The Dodd-Frank Wall Street Reform and Consumer Protection Act established the Office of Financial Research and provides it with the authority to collect data to support the Financial Stability Oversight Council, or FSOC, and to set standards for reporting such data. To support the FSOC in identifying connections among market participants and monitoring systemic risk, the Office of Financial Research intends to standardize how parties to financial contracts are identified in the data it collects on behalf of the FSOC. The Office of Financial Research has issued a statement of policy regarding its preference to adopt through rulemaking a universal standard for identifying parties to financial contracts that is established and implemented by private industry and other relevant stakeholders through a consensus process. The Office of Financial Research seeks comment on a statement of policy, including but not limited to the desired characteristics for a Legal Entity Identifier, or LEI, and the institutional arrangements for issuing and maintaining identifiers and associated reference data.
The Need for a Universal Standard for Identifying Parties to Financial Contracts
Precise and accurate identification of legal entities engaged in financial transactions is important to private markets and government regulation. In the private sector, data identifying counterparties support communication between systems, facilitate transaction processing, and allow for accurate aggregation of positions vis-a-vis individual or classes of counterparties, which is necessary for effective risk management and calculation of margin. Sales, compliance, and due diligence functions also rely on unique identification of counterparties. In the public sphere, correctly identifying parties to financial contracts is critical to assessing the connections among financial firms and to monitoring systemic risk.
There is currently no universal system for identifying the legal entities that participate in financial markets. In the absence of such a system, private firms and regulators have created a variety of identifiers. This creates inefficiencies for firms and presents obstacles to regulators and policymakers.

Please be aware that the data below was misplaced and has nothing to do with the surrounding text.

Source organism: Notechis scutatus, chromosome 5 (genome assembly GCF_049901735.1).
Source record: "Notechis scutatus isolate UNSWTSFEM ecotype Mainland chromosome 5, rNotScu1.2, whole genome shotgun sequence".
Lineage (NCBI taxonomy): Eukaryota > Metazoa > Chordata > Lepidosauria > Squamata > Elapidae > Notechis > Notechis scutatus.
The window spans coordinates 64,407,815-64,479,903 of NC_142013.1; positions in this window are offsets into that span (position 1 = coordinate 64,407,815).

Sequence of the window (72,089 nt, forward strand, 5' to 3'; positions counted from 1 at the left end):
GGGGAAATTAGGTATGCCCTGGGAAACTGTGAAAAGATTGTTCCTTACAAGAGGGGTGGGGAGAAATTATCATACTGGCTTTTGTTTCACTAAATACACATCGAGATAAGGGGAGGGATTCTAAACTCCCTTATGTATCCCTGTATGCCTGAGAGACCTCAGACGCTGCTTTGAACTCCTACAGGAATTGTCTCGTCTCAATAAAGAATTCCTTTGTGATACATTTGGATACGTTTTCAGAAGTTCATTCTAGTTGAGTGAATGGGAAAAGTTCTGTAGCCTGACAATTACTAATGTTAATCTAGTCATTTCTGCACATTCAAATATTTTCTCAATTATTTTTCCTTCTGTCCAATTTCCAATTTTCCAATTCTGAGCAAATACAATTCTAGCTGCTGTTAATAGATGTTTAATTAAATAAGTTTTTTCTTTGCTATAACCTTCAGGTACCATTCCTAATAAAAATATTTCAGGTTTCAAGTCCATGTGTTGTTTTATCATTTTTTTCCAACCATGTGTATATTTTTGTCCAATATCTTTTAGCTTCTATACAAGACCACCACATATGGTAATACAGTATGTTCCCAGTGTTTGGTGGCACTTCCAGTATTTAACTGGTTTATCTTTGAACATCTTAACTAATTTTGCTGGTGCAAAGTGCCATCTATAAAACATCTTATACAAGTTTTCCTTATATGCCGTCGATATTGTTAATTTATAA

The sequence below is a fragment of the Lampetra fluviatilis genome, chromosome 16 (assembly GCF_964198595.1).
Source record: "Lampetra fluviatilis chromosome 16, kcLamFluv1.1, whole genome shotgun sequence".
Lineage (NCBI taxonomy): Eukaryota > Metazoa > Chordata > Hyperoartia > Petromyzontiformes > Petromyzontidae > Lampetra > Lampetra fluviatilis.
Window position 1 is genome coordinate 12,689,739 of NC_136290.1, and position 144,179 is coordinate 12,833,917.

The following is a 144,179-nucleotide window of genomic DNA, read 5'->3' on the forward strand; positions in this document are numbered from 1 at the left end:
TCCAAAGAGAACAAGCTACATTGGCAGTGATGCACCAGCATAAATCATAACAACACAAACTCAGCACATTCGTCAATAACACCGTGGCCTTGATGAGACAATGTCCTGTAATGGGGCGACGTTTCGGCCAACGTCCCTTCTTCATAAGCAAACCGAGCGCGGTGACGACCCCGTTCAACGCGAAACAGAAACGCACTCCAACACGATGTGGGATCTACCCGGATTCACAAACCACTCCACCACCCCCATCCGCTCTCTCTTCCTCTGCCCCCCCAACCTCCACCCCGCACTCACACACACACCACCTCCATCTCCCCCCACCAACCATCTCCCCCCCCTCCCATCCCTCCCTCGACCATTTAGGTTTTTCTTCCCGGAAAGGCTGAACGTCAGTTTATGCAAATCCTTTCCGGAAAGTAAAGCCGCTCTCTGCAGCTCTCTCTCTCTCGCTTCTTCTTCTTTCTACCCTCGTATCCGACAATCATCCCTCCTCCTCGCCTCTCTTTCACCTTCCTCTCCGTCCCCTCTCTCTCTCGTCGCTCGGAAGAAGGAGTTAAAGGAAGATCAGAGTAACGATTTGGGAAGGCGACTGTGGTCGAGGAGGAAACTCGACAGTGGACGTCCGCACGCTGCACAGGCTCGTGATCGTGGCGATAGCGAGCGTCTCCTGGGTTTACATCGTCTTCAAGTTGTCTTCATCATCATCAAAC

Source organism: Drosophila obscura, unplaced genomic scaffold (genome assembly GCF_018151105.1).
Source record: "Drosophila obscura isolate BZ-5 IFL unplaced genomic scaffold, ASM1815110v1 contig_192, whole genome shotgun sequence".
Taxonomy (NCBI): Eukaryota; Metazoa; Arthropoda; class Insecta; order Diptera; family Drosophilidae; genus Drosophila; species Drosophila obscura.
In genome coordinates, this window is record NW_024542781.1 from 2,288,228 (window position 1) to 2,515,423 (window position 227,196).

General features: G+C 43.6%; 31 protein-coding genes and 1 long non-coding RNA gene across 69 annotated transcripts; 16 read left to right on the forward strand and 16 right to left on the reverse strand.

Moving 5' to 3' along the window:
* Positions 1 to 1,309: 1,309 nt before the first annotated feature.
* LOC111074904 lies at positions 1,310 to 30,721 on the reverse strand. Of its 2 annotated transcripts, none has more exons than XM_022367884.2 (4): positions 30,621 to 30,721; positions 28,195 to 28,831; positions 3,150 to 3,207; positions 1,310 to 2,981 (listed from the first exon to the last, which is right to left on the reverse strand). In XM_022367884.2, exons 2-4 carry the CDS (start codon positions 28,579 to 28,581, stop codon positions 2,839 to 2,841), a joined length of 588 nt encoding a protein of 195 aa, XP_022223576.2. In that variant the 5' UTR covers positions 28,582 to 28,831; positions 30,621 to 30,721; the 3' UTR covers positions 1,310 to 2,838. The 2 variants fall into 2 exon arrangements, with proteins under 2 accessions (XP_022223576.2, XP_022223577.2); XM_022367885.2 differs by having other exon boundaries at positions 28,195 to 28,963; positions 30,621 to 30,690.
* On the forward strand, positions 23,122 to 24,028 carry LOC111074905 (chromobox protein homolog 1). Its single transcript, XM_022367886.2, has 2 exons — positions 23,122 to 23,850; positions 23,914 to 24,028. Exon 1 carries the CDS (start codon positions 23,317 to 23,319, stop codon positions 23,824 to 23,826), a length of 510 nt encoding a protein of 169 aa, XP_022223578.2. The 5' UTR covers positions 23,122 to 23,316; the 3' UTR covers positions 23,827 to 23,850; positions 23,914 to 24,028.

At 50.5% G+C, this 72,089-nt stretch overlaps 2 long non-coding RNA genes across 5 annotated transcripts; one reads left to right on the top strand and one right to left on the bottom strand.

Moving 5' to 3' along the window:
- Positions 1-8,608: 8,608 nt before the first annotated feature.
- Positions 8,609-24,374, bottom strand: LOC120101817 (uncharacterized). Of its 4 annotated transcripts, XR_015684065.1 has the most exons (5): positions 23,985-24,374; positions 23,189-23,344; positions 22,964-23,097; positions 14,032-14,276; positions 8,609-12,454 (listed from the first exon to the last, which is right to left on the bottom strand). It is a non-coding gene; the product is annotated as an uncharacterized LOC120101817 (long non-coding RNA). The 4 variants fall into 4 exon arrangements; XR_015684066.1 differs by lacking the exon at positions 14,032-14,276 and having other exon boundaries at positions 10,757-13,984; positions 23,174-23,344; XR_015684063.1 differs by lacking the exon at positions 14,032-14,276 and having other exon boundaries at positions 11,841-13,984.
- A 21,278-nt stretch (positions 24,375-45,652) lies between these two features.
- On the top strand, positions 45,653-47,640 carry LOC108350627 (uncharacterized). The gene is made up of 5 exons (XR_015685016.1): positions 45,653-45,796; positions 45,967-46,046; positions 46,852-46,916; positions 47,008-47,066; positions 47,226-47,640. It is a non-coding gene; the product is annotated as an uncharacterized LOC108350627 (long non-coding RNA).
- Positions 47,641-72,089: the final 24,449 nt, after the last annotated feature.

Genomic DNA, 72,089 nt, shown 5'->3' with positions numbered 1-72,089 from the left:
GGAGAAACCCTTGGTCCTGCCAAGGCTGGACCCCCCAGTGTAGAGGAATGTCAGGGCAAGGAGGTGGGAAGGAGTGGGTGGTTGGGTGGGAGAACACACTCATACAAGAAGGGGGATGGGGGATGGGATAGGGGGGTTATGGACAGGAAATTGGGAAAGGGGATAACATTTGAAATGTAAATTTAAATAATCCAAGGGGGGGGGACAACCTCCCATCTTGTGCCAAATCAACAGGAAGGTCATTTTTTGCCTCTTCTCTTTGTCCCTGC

At private firms, because there is no industry-wide legal entity identification standard, tracking counterparties and calculating exposures across multiple data systems is complicated, expensive, and can result in costly errors. For example, maintaining internal identifier databases and reconciling entity identification with counterparties is expensive for both large firms and small firms. Complete automation of back-office activities remains elusive, in part because of the lack of a universal identifier for legal entities. In the worst case scenario, transactions are broken or fail to settle because counterparties have not been properly identified.
The lack of a universal identification standard also poses problems for regulators and policymakers. For example, precise identification of financial firms is necessary to evaluate whether a firm poses a systemic risk, which involves the assessments of the relationships among firms operating across a range of markets. Indeed, the problems that firms face in aggregating exposure are magnified in measuring risk across the system. In addition, securities regulators must often identify parents and affiliates of broker-dealers manually and by name. Multiple and generally different identifiers for participants in securities trading make it difficult to create a consolidated order audit trail.
Statement of Policy
In support of the FSOC’s duties to identify and assess risks and potential threats to the stability of the U.S. financial system, the Office of Financial research, in consultation with the Chairperson of the FSOC, intends to establish requirements for reporting data on financial contracts to the Office of Financial Research that include a standardized way of identifying counterparties.
In establishing such rules the Office of Financial Research would prefer to adopt a universal standard developed and implemented by the financial industry and other relevant stakeholders through a consensus process. In addition, the Office of Financial Research believes that participation of international standard setting bodies would be beneficial in developing a standard that can be used widely.
If a LEI is established to the satisfaction the Office of Financial Research by July 15, 2011, the Office of Financial Research, in consultation with the Chairperson of the FSOC, plans to issue a regulation mandating the use of such a standard for data reported to the Office of Financial Research.
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